Quick Links
-Search Website
-Have A Question?
-Wallace News
-About This Site

Misinformation Alert!
Wallace Bio & Accomplishments
Wallace Chronology
Frequently Asked Questions
Wallace Quotes
Wallace Archives
Miscellaneous Facts

Bibliography / Texts
Wallace Writings Bibliography
Texts of Wallace Writings
Texts of Wallace Interviews
Wallace Writings: Names Index
Wallace Writings: Subject Index
Writings on Wallace
Wallace Obituaries
Wallace's Most Cited Works

Taxonomic / Systematic Works
Wallace on Conservation
Smith on Wallace
Research Threads
Wallace Images
Just for Fun
Frequently Cited Colleagues
Wallace-Related Maps & Figures

Alfred Russel Wallace : Alfred Wallace : A. R. Wallace :
Russel Wallace : Alfred Russell Wallace (sic)

That Mountain Lily (S707am: 1910/1917)

Editor Charles H. Smith's Note: A 1910 letter to A. Bartels reprinted in a letter to the Editor of The Brisbane Courier (Queensland) from C. T. White in 1917. It appeared on page six of the 10 October issue. To link directly to this page, connect with: http://people.wku.edu/charles.smith/wallace/S707AM.htm

     Mr. C. T. White, Acting Government Botanist, writes as follows: Sir,--With reference to the "lily" described in your Monday's issue and subsequently remarked on the following day by your correspondent. I have seen the specimen, and as can easily be seen from your description it is the "Queensland Spear Lily" (Doryanthes Palmeri). There are several plants growing in the Brisbane Botanic Gardens, and according to a catalogue prepared by the late F. M. Bailey the plant was growing in the Brisbane Botanic Gardens, and at the Acclimatisation Society's Garden, at Bowen Park, as far back as 1884. The closely allied New South Wales Doryanthes excelsa, of which by some the Queensland plant is looked upon as a variety, was cultivated and flowered in England as far back as 1815. I do not know the plant referred to by your correspondent as "Cunninghamii gigantea." Both of these, I may mention, are specific names, and therefore cannot represent the scientific name of any plant. The specimen is on view in the museum at the Botanic Gardens.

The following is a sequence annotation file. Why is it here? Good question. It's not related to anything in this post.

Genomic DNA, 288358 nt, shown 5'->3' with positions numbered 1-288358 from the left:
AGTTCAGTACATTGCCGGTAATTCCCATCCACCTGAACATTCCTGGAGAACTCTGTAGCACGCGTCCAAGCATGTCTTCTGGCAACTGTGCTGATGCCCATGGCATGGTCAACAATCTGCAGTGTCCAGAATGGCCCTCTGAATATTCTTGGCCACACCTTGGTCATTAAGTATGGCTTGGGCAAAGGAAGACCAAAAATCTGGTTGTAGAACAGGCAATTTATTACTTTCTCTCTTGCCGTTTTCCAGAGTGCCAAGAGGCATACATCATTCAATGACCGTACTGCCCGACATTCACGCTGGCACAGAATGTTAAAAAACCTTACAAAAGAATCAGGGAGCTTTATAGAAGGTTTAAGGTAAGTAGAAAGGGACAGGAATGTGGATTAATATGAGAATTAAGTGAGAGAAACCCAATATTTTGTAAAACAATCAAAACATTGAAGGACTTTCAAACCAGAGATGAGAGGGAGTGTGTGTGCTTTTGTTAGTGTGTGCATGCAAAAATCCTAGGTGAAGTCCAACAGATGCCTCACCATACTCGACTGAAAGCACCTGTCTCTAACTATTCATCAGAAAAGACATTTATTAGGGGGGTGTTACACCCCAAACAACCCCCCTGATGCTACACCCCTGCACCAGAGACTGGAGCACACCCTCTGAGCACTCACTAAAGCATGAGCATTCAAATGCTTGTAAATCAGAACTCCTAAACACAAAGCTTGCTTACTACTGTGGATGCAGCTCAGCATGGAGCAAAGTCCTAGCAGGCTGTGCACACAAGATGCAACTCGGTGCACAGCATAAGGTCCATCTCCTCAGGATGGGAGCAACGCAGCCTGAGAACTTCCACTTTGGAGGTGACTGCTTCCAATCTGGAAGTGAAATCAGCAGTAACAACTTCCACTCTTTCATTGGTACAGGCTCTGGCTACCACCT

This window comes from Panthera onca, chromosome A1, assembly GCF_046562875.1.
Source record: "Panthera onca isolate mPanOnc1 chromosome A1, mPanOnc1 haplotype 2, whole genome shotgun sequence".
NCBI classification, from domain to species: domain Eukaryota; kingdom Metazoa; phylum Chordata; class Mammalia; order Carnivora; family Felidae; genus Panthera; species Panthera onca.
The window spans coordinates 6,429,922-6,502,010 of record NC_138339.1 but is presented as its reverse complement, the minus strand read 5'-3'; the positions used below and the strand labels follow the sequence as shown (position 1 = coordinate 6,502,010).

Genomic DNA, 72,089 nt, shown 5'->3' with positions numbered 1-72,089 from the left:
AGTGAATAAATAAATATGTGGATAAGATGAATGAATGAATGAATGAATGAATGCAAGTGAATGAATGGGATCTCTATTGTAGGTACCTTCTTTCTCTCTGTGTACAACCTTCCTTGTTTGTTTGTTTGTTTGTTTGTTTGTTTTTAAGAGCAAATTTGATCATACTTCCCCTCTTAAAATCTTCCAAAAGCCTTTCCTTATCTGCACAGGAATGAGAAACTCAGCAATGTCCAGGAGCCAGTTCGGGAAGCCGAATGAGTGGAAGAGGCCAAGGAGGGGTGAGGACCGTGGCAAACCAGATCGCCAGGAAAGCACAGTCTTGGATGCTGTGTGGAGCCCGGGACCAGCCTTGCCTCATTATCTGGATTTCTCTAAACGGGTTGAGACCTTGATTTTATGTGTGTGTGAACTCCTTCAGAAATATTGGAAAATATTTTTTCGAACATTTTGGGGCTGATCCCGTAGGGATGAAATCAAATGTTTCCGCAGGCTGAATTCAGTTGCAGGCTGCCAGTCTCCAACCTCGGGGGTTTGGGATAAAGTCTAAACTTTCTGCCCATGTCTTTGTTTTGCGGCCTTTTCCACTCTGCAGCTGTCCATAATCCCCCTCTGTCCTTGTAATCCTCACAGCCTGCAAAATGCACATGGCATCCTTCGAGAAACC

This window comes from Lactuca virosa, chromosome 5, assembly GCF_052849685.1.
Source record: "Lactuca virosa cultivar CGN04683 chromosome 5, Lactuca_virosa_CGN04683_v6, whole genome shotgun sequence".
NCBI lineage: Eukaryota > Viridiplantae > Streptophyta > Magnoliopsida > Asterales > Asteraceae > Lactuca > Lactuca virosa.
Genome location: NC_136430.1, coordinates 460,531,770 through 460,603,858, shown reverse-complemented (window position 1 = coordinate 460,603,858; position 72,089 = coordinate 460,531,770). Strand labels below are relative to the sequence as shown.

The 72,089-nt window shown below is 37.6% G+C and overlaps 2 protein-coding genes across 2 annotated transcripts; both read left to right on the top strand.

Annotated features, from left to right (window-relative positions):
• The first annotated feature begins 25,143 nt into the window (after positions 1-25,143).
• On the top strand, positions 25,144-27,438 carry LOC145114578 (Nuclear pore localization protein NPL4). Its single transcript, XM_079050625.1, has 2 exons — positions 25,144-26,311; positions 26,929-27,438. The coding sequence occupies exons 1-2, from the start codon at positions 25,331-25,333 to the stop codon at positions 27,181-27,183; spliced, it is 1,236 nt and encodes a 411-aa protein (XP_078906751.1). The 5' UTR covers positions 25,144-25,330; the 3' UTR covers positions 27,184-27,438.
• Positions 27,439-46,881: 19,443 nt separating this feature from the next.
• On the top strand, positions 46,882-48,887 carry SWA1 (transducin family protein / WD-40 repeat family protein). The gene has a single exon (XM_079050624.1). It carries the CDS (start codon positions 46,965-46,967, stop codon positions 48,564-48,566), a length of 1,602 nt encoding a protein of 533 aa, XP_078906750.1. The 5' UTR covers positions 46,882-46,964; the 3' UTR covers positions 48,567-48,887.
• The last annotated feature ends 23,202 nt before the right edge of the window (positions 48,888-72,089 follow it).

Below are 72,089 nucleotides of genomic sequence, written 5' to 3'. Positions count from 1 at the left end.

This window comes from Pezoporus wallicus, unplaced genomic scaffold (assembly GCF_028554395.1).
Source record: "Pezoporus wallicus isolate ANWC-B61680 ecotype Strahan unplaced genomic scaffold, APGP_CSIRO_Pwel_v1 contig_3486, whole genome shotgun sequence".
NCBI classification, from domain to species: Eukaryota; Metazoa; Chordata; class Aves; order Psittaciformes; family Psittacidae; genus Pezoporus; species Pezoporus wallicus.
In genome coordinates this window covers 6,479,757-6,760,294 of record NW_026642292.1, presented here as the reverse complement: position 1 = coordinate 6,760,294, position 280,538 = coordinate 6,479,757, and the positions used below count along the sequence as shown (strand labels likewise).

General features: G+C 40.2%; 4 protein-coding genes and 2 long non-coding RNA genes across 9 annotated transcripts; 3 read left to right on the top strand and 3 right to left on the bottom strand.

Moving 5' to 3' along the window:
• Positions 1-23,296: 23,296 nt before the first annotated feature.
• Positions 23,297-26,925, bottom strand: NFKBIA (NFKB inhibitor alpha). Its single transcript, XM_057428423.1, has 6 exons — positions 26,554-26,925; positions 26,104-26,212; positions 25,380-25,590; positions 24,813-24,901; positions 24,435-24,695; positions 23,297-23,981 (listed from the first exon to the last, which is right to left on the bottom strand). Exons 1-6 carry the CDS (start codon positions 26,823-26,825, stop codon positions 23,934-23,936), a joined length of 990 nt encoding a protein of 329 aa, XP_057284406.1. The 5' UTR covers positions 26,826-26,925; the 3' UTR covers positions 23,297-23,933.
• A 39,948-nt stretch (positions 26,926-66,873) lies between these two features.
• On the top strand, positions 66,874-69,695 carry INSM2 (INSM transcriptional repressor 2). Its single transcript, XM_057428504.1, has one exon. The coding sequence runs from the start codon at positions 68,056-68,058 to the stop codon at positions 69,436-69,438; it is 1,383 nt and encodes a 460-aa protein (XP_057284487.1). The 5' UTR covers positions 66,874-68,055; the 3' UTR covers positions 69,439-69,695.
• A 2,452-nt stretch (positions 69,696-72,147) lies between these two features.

Apropos of the discussion of this plant, the following letter which Mr. A. Bartels, of Brisbane, received in 1910 from the late Dr. Alfred R. Wallace, the celebrated naturalist and author, is of interest. Dr. Wallace wrote from "Old Orchard," Broadstone, Wimborne: "I am very much obliged to you for sending me bulbs of 'Doryanthes Palmeri.' They reached me a week later than your letter, in fair condition, considering the long voyage, but I fear they are not very suitable for sending in this way. The two smaller ones were in best condition, having three or four leaves quite green, but no live roots. The larger ones had no green on the leaves except quite at the base, but two or three of the fleshy roots were alive for a few inches at the base. I have potted the two smaller, and planted out the larger in my greenhouse, and hope they will grow, and as the spring is coming on they will have a chance. The plant of 'Doryanthes Palmeri' I have raised from seed is, I think, now in its fifth year. It has a fine clump of about 50 leaves, the longest about five feet long and four inches broad, quite healthy and still growing vigorously, but as yet with no sign of flower spike. I had two, but planted one out of doors two years ago, and the first frost killed it. If those you sent me grow, I will try them out of doors in better place for them--in a small wood. My large one is in a border in my greenhouse, from which frost is completely excluded."

*                 *                 *                 *                 *

Return to Home